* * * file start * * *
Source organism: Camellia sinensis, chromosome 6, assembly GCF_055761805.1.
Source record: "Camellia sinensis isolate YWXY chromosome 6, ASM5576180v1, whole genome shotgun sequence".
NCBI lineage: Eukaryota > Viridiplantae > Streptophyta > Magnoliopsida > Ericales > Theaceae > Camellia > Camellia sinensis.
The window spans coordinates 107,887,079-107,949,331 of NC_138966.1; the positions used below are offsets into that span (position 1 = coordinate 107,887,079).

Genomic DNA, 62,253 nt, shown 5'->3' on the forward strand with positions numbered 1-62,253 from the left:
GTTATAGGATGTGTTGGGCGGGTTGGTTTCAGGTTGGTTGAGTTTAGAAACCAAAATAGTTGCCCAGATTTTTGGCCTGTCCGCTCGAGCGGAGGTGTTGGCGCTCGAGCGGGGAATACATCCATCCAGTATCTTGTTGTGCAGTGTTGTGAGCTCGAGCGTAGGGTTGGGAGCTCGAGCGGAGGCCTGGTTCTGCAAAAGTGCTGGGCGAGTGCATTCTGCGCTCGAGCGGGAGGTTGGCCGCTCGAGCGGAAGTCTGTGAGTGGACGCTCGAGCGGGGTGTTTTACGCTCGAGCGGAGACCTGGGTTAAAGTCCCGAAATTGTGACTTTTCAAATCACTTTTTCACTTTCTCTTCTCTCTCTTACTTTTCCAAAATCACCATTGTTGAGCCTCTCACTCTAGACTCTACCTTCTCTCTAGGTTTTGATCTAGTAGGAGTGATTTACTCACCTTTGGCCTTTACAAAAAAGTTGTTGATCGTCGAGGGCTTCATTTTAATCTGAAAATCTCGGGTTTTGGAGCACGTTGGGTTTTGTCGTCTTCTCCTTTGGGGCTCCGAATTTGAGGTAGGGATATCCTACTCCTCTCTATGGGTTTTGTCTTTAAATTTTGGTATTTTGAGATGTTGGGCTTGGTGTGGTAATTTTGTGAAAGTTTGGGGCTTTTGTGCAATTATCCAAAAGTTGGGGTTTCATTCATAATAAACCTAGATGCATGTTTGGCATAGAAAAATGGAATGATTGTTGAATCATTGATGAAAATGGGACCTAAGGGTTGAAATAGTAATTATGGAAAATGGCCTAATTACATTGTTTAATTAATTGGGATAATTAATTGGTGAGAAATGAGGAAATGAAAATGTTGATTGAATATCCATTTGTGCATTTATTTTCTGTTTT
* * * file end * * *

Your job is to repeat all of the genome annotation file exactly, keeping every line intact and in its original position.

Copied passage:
Source organism: Camellia sinensis, chromosome 6, assembly GCF_055761805.1.
Source record: "Camellia sinensis isolate YWXY chromosome 6, ASM5576180v1, whole genome shotgun sequence".
NCBI lineage: Eukaryota > Viridiplantae > Streptophyta > Magnoliopsida > Ericales > Theaceae > Camellia > Camellia sinensis.
The window spans coordinates 107,887,079-107,949,331 of NC_138966.1; the positions used below are offsets into that span (position 1 = coordinate 107,887,079).

Genomic DNA, 62,253 nt, shown 5'->3' on the forward strand with positions numbered 1-62,253 from the left:
GTTATAGGATGTGTTGGGCGGGTTGGTTTCAGGTTGGTTGAGTTTAGAAACCAAAATAGTTGCCCAGATTTTTGGCCTGTCCGCTCGAGCGGAGGTGTTGGCGCTCGAGCGGGGAATACATCCATCCAGTATCTTGTTGTGCAGTGTTGTGAGCTCGAGCGTAGGGTTGGGAGCTCGAGCGGAGGCCTGGTTCTGCAAAAGTGCTGGGCGAGTGCATTCTGCGCTCGAGCGGGAGGTTGGCCGCTCGAGCGGAAGTCTGTGAGTGGACGCTCGAGCGGGGTGTTTTACGCTCGAGCGGAGACCTGGGTTAAAGTCCCGAAATTGTGACTTTTCAAATCACTTTTTCACTTTCTCTTCTCTCTCTTACTTTTCCAAAATCACCATTGTTGAGCCTCTCACTCTAGACTCTACCTTCTCTCTAGGTTTTGATCTAGTAGGAGTGATTTACTCACCTTTGGCCTTTACAAAAAAGTTGTTGATCGTCGAGGGCTTCATTTTAATCTGAAAATCTCGGGTTTTGGAGCACGTTGGGTTTTGTCGTCTTCTCCTTTGGGGCTCCGAATTTGAGGTAGGGATATCCTACTCCTCTCTATGGGTTTTGTCTTTAAATTTTGGTATTTTGAGATGTTGGGCTTGGTGTGGTAATTTTGTGAAAGTTTGGGGCTTTTGTGCAATTATCCAAAAGTTGGGGTTTCATTCATAATAAACCTAGATGCATGTTTGGCATAGAAAAATGGAATGATTGTTGAATCATTGATGAAAATGGGACCTAAGGGTTGAAATAGTAATTATGGAAAATGGCCTAATTACATTGTTTAATTAATTGGGATAATTAATTGGTGAGAAATGAGGAAATGAAAATGTTGATTGAATATCCATTTGTGCATTTATTTTCTGTTTT